If you expect me to keep up with near daily revisions to a healing guide, with math & theorycrafting proofs for every sentence that I write, you will be extremely disappointed. That’s just not who I am. I do, however, take this whole thing very seriously. I write for new players in 90% of what I do, and then I spend that other 10% talking to a more advanced reader-base. That is because my leveling sticky contains the most often read content that brings people to this blog. People come here looking for clear & concise information written in plain-English that they can use in their every-day playing as they learn their class and their role. People don’t come here looking for the latest & greatest mathematical models for druid rotations, because that’s not what I provide here.

Also, part of what I have to do is to stay informed about 4 different druid talent specs (between my leveling guide & my healing guide). This is no easy thing to do, and very few people bother to follow all the information, changes, and nuances of all four talent specs for one class. That’s one of the reasons why I don’t spend hours working out mathematical models, because it would turn into more than a full-time job to do all of what I do, while also doing mathematical proofs for everything I post. Instead, I draw on and utilize the other resources in the greater druid community to make things easier on me. Why re-do all the work of someone else when I can just refer to & cite their work instead? I do my best to give credit where credit is due, and working with other people gives me an advantage, in that I can take their math and boil it down to something more understandable for the non-math people.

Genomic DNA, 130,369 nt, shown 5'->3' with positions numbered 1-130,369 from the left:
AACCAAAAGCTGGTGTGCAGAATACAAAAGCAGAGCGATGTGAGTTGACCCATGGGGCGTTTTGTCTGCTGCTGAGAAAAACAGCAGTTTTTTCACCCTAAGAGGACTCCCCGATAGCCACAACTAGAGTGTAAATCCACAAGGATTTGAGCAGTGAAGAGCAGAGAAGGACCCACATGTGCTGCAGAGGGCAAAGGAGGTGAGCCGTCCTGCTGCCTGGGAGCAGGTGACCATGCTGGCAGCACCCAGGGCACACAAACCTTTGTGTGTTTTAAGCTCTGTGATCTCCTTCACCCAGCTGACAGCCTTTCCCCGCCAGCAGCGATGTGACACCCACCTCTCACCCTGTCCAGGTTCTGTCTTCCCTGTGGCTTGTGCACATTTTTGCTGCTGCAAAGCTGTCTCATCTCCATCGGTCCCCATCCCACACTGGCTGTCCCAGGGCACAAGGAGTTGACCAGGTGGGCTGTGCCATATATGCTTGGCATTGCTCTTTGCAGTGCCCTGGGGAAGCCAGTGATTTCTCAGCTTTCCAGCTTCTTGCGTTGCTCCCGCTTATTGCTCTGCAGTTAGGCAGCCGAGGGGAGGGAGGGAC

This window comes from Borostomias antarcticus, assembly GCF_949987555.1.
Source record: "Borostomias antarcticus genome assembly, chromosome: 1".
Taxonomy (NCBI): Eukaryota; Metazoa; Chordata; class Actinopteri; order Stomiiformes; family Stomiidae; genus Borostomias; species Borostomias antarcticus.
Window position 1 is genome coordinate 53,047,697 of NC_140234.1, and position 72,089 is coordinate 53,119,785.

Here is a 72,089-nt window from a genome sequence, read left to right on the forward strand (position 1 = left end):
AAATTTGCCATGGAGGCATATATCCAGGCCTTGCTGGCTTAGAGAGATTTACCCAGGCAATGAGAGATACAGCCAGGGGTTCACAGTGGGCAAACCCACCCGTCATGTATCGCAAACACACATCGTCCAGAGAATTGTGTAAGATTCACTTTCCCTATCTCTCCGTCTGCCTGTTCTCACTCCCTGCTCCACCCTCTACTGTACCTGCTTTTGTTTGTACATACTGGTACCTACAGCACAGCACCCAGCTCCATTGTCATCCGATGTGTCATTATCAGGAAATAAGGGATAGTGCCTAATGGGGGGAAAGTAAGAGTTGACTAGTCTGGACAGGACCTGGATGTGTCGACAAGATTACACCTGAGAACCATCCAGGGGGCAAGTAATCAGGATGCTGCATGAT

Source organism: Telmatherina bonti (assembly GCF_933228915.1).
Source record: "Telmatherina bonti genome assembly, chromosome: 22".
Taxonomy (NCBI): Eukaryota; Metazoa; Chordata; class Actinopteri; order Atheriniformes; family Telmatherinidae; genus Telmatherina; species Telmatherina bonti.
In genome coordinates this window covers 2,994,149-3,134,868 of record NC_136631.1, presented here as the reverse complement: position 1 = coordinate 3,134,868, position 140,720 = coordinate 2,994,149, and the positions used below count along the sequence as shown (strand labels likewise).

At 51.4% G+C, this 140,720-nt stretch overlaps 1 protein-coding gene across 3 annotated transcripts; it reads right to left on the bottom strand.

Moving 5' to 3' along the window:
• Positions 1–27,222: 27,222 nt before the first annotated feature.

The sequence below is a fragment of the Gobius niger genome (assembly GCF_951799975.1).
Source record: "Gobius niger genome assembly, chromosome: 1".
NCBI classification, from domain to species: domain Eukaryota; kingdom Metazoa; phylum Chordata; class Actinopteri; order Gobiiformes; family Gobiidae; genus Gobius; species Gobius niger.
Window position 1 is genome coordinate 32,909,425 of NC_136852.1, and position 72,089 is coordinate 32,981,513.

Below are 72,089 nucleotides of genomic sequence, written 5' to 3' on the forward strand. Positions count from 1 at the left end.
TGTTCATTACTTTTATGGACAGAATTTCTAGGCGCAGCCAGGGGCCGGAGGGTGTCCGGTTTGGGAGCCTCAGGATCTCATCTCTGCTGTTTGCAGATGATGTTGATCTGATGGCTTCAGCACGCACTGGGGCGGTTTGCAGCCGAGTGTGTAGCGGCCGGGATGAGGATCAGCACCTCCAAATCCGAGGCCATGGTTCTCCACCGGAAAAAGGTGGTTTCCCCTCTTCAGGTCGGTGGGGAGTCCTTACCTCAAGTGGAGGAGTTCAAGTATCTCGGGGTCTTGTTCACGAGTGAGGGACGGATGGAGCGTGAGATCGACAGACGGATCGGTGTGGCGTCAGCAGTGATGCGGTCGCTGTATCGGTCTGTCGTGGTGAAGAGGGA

With great power comes great responsibility

Why am I bothering to explain myself? Why not just shrug off negative criticism and go on my way? The problem with being in the spotlight is that you have to be able to accept and shrug off negative criticism. However, with maintaining a popular healing guide and leveling guide for the druid community, it’s my fault if any spotlight is on myself in the first place. One of the things I strive to do is to communicate in a way that the average-joe-druid-player can understand. If my writing is confusing enough to generate two druid forum posts in less than a week, then I feel that I’ve failed at communicating effectively, and I feel that it is my responsibility to help clear up any misunderstandings.

I work really hard every day to be an active member of a larger druid community. As I said in one of my forum post responses, I’m just one voice in a larger choir. If you want to learn about resto druids, you need to listen to the whole choir and not just one singer. Go out and look at lots of different resources so that you can see lots of different perspectives. If you don’t like my perspective, then maybe you’ll find another unique snowflake druid who heals more like you. I don’t write the only healing guide available to resto druids. I don’t even write the only leveling guide. I’m just one of many resources available to you, and I hope that you do spend time reading more than one resource, because I learn things from other people all the time by reading about lots of other people’s view points.